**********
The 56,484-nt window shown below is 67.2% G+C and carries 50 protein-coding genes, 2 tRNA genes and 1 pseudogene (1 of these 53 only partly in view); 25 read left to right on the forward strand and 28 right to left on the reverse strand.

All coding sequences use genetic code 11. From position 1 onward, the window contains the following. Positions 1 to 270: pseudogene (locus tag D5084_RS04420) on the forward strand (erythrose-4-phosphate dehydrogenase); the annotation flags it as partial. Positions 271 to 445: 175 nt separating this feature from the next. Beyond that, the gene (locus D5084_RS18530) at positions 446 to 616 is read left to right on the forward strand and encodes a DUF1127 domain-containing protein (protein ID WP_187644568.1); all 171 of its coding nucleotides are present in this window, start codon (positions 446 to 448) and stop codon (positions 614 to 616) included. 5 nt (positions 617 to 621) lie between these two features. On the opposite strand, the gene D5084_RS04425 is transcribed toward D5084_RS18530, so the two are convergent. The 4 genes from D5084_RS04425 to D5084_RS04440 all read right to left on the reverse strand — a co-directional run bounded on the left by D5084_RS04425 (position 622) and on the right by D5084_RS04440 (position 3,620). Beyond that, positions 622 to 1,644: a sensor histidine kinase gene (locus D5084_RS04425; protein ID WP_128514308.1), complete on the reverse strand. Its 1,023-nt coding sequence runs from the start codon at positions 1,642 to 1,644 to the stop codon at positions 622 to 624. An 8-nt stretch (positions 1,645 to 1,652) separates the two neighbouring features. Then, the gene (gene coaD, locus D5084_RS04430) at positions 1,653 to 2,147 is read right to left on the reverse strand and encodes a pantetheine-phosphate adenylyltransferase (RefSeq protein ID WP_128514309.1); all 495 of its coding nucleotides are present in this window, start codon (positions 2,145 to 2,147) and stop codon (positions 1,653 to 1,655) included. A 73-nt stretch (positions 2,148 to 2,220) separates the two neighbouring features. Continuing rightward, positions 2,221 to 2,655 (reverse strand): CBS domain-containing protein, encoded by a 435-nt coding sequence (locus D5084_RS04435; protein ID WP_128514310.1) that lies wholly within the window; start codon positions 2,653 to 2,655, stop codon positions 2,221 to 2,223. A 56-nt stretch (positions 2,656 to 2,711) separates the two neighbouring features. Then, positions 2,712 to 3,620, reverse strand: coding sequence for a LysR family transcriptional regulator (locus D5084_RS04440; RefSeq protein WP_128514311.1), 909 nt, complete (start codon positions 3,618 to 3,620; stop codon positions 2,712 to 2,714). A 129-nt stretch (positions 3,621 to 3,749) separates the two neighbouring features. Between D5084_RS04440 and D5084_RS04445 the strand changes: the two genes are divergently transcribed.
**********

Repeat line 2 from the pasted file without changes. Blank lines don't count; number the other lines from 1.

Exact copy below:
All coding sequences use genetic code 11. From position 1 onward, the window contains the following. Positions 1 to 270: pseudogene (locus tag D5084_RS04420) on the forward strand (erythrose-4-phosphate dehydrogenase); the annotation flags it as partial. Positions 271 to 445: 175 nt separating this feature from the next. Beyond that, the gene (locus D5084_RS18530) at positions 446 to 616 is read left to right on the forward strand and encodes a DUF1127 domain-containing protein (protein ID WP_187644568.1); all 171 of its coding nucleotides are present in this window, start codon (positions 446 to 448) and stop codon (positions 614 to 616) included. 5 nt (positions 617 to 621) lie between these two features. On the opposite strand, the gene D5084_RS04425 is transcribed toward D5084_RS18530, so the two are convergent. The 4 genes from D5084_RS04425 to D5084_RS04440 all read right to left on the reverse strand — a co-directional run bounded on the left by D5084_RS04425 (position 622) and on the right by D5084_RS04440 (position 3,620). Beyond that, positions 622 to 1,644: a sensor histidine kinase gene (locus D5084_RS04425; protein ID WP_128514308.1), complete on the reverse strand. Its 1,023-nt coding sequence runs from the start codon at positions 1,642 to 1,644 to the stop codon at positions 622 to 624. An 8-nt stretch (positions 1,645 to 1,652) separates the two neighbouring features. Then, the gene (gene coaD, locus D5084_RS04430) at positions 1,653 to 2,147 is read right to left on the reverse strand and encodes a pantetheine-phosphate adenylyltransferase (RefSeq protein ID WP_128514309.1); all 495 of its coding nucleotides are present in this window, start codon (positions 2,145 to 2,147) and stop codon (positions 1,653 to 1,655) included. A 73-nt stretch (positions 2,148 to 2,220) separates the two neighbouring features. Continuing rightward, positions 2,221 to 2,655 (reverse strand): CBS domain-containing protein, encoded by a 435-nt coding sequence (locus D5084_RS04435; protein ID WP_128514310.1) that lies wholly within the window; start codon positions 2,653 to 2,655, stop codon positions 2,221 to 2,223. A 56-nt stretch (positions 2,656 to 2,711) separates the two neighbouring features. Then, positions 2,712 to 3,620, reverse strand: coding sequence for a LysR family transcriptional regulator (locus D5084_RS04440; RefSeq protein WP_128514311.1), 909 nt, complete (start codon positions 3,618 to 3,620; stop codon positions 2,712 to 2,714). A 129-nt stretch (positions 3,621 to 3,749) separates the two neighbouring features. Between D5084_RS04440 and D5084_RS04445 the strand changes: the two genes are divergently transcribed.